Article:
If you added any solid fruits to your mixture, or if your applesauce was very chunky to start with, be sure to puree it before going on to the next step. You can use a food mill, food processor, or stick blender. If you're using already-smooth applesauce, you should be good to go.
Step 5: Homemade Fruit Roll Ups | DIY Apple Fruit Leather
Next, pour the pureed fruit onto the trays. You will want the liquid at least an eighth of an inch thick, but no more than a quarter inch.
Step 6: Homemade Fruit Rollups | DIY Apple Fruit Leather
Smooth it out with a rubber spatula. Or even better, if you happen to have one of those all-purpose plastic scrapers, use that to level the puree out evenly. I try to heap it up a little higher on the outer edges, because it tends to migrate towards the middle in my dehydrator.
Step 7: Homemade Fruit Roll Ups | DIY Apple Fruit Leather
Set up the trays on or in your dehydrator, depending upon how your model works, and turn it to about 135 degrees. If your controls don't have degree delineations, choose a medium setting.
Here's where dehydrating gets a little tricky. While flexibility is part of the beauty of dehydrating, it is also a part of the challenge. Most food-drying books give times of something like “4 to 13 hours”. That's pretty vague. And to make matters worse, determining when it's done can be a little subjective, too. Descriptions like “dry but not brittle,” or “flexible but no longer tacky” come into play.
I encourage you to just try it. If you are a person who likes precise times and measurements, like I am, this part can be a little frustrating. But give yourself permission to make mistakes and keep trying if you do. I promise, it will be worth it in the end.
Step 8: Homemade Fruit Roll Ups | DIY Apple Fruit Leather
For fruit leather, you'll want to dry it until—I'm sorry, but I'm going to throw some of those nebulous terms at you—until it's only very slightly sticky to the touch. The reason the drying times are so wildly varied is because there are so many factors to take into account. How watery the puree was, and how thick it was on the tray, and how many trays you did at once, and how far from the heat source they were, can all affect your drying time. It will help to check it regularly—every hour or two at first, and more often later—and rearrange the trays so they all spend some time near the heat source of the unit.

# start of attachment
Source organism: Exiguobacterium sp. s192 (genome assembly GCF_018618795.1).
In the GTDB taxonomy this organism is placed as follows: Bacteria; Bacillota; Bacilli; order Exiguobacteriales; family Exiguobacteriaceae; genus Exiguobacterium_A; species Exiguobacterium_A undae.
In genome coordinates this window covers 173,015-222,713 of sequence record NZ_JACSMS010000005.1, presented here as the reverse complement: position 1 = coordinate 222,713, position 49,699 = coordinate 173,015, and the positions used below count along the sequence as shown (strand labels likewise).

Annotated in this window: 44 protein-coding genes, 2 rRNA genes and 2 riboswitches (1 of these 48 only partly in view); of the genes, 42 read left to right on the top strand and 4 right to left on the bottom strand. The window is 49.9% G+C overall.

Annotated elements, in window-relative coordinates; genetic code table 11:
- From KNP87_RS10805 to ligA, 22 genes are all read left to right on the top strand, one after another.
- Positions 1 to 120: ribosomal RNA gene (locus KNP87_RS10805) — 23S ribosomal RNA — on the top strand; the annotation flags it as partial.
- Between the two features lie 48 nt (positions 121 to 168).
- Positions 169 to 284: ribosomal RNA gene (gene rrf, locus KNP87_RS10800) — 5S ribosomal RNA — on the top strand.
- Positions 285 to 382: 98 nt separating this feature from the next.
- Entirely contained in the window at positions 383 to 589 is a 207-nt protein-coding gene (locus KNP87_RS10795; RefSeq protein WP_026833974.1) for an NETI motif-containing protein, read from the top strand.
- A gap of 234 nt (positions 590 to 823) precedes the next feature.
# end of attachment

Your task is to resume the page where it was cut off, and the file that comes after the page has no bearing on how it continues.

If they look close to done and it's time for bed or work, no problem. Just shut them off and leave them, and resume when you are available again. You won't want to do this for days on end, but one overnight or work shift if the leather is already nearly dry will not hurt it.
Step 9: Homemade Fruit Roll Ups | DIY Apple Fruit Leather
When the fruit leather is done, remove it from the dehydrator and very carefully pull it off the trays. This is the time when you will be glad you oiled them first!
Step 10: Homemade Fruit Roll Ups | DIY Apple Fruit Leather
Next, use clean kitchen scissors to cut them up. I cut mine into eight pieces per tray. In half first, then half again, and one more time. You can make them whatever size you want.
Step 11: Homemade Fruit Roll Ups | DIY Apple Fruit Leather
You're almost finished! All you need to do now is roll up the fruit leather pieces, wrap them, and store them. First, cut up waxed paper. Make your paper pieces a little larger than the leather pieces.
Step 12: Homemade Fruit Rollups | DIY Apple Fruit Leather
Then just place and roll.
Step 13: Homemade Fruit Roll Ups | DIY Apple Fruit Leather
Stick on a little piece of tape to hold it shut.
Boom. Done. We always save out a few to eat right away, and tuck the rest into zip-top bags for long-term storage in the freezer. It's easy to grab them out as I need them, for lunchboxes, snacks on the go, or for when children visit. I love to have healthy and locally-sourced treats available all through the winter, and they are almost always gone by the time the next season for making applesauce comes around.
Watch this fruit leather tutorial video:
So are you going to give these apple roll-ups a try? Let us know below in the comments!